PHOTOS: Bernie Sanders visits B.C. landmarks through the magic of photo editing

Residents jump on viral trend of photoshopping U.S. senator into images

A 75-year-old aircraft has been languishing in a parking lot on the campus of the University of the Fraser Valley, but will soon be moved to the B.C. Aviation Museum. (Paul Henderson/ Chilliwack Progress)
Vintage military aircraft moving from Chilliwack to new home at B.C. Aviation Museum

The challenging move to Vancouver Island will be documented by Discovery Channel film crews

A video posted to social media by Chilliwack resident Rob Iezzi shows a teenager getting kicked in the face after being approached by three suspects on Friday, Jan. 22, 2021. (YouTube/Rob i)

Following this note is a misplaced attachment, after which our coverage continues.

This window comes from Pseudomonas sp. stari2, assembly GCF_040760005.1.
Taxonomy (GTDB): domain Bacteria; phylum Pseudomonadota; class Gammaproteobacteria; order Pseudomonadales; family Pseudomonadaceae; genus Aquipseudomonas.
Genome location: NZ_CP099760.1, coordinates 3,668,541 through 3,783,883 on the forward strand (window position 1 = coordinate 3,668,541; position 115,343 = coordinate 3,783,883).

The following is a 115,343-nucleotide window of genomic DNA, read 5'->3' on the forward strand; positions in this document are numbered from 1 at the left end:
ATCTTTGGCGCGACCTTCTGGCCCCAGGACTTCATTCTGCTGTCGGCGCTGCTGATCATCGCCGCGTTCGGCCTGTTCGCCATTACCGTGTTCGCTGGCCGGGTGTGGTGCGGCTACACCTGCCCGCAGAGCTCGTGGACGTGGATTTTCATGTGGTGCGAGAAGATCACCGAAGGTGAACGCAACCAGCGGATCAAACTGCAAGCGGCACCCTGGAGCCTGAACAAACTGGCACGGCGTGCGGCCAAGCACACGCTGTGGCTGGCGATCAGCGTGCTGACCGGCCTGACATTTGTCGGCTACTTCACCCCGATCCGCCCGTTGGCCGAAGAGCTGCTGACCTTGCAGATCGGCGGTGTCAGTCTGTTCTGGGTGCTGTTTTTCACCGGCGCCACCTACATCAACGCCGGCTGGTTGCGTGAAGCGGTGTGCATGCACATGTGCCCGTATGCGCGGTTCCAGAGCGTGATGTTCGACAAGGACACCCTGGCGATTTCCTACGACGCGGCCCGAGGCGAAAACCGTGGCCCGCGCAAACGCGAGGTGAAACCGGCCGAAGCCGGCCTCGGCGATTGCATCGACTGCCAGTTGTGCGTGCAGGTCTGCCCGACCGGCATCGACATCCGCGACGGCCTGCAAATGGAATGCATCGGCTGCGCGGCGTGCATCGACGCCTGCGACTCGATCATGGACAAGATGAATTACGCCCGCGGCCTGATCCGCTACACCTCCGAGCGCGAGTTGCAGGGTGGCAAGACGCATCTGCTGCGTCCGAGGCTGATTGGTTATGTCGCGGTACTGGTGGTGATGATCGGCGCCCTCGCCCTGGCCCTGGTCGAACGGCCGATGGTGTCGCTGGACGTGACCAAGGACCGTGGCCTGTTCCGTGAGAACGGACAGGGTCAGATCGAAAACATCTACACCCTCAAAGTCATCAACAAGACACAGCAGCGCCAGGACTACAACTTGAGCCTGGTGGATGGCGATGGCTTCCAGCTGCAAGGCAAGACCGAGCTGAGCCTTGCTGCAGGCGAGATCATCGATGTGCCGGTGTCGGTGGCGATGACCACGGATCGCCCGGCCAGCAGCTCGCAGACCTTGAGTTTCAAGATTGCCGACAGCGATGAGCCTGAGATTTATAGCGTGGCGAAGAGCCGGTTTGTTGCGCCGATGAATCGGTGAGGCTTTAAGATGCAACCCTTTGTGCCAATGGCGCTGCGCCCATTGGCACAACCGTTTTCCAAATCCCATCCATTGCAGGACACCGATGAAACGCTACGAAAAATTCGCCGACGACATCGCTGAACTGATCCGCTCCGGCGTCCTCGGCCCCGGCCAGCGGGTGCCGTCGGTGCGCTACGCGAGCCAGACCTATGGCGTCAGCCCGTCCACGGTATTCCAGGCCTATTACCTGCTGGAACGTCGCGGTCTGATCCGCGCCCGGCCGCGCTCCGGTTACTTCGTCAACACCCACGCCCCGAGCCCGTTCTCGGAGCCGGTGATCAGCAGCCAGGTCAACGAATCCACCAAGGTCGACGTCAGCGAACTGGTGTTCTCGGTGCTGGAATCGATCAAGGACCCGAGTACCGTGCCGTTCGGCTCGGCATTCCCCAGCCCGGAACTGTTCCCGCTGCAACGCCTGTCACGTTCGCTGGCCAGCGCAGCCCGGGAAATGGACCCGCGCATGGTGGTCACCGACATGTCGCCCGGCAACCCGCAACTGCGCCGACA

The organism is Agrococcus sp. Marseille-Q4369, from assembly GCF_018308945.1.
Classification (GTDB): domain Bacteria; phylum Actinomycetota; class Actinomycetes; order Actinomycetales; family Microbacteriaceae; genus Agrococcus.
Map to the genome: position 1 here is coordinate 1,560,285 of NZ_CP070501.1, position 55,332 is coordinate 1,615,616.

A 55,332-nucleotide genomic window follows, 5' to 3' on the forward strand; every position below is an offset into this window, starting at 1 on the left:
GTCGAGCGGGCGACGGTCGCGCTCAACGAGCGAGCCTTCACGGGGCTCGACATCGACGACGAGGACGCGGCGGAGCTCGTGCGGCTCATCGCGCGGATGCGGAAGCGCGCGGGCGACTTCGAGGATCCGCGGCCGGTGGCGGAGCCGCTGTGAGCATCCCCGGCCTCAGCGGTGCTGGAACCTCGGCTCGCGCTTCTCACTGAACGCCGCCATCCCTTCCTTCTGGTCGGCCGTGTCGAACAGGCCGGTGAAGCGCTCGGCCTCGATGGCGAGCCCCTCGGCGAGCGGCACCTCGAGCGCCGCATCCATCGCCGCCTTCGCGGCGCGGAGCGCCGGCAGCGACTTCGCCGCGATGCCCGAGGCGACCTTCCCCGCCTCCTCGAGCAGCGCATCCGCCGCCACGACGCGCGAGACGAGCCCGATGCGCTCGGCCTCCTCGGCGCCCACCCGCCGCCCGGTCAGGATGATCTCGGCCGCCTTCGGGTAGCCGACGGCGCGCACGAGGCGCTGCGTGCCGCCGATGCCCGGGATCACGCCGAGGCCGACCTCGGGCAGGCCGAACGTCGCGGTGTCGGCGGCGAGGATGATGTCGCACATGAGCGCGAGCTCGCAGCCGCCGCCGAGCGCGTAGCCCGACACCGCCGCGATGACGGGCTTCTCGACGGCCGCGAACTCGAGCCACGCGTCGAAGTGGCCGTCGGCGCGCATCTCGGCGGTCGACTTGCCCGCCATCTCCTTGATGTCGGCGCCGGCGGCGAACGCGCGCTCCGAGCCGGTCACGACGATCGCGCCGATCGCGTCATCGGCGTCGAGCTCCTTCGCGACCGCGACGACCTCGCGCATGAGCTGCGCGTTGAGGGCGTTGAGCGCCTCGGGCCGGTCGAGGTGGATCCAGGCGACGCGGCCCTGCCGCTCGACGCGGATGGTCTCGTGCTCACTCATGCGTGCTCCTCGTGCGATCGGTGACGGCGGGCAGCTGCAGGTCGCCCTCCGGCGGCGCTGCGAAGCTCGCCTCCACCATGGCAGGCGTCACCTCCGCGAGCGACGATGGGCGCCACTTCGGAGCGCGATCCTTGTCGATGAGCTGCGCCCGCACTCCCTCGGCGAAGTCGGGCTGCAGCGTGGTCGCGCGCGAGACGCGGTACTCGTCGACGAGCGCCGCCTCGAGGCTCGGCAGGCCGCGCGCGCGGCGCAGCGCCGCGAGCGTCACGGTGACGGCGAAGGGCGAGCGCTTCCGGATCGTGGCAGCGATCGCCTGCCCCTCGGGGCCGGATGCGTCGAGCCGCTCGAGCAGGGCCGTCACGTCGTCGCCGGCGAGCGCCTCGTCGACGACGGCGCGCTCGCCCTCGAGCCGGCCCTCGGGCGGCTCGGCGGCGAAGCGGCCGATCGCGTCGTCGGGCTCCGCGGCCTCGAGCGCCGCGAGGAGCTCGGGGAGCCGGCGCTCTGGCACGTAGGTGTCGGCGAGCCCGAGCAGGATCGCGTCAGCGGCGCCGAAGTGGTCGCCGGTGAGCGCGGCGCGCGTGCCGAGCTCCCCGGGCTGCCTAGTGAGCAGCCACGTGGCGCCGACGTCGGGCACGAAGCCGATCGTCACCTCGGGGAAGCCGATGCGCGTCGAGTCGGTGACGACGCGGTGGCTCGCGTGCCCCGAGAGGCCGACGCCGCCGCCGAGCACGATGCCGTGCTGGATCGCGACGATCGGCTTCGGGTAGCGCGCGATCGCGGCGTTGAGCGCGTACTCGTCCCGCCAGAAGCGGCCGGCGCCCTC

VIDEO: Security cameras capture ‘just one more assault’ near B.C. high school

Third high-school related assault captured by Chilliwack resident’s cameras since beginning of 2021

FILE - In this Feb. 14, 2017, file photo, Oklahoma State Rep. Justin Humphrey prepares to speak at the State Capitol in Oklahoma City. A mythical, ape-like creature that has captured the imagination of adventurers for decades has now become the target of Rep. Justin Humphrey. Humphrey, a Republican House member has introduced a bill that would create a Bigfoot hunting season, He says issuing a state hunting license and tag could help boost tourism. (Steve Gooch/The Oklahoman via AP, File)
Oklahoma lawmaker proposes ‘Bigfoot’ hunting season

A Republican House member has introduced a bill that would create a Bigfoot hunting season

Economic Development and Official Languages Minister Melanie Joly responds to a question in the House of Commons Monday November 23, 2020 in Ottawa. THE CANADIAN PRESS/Adrian Wyld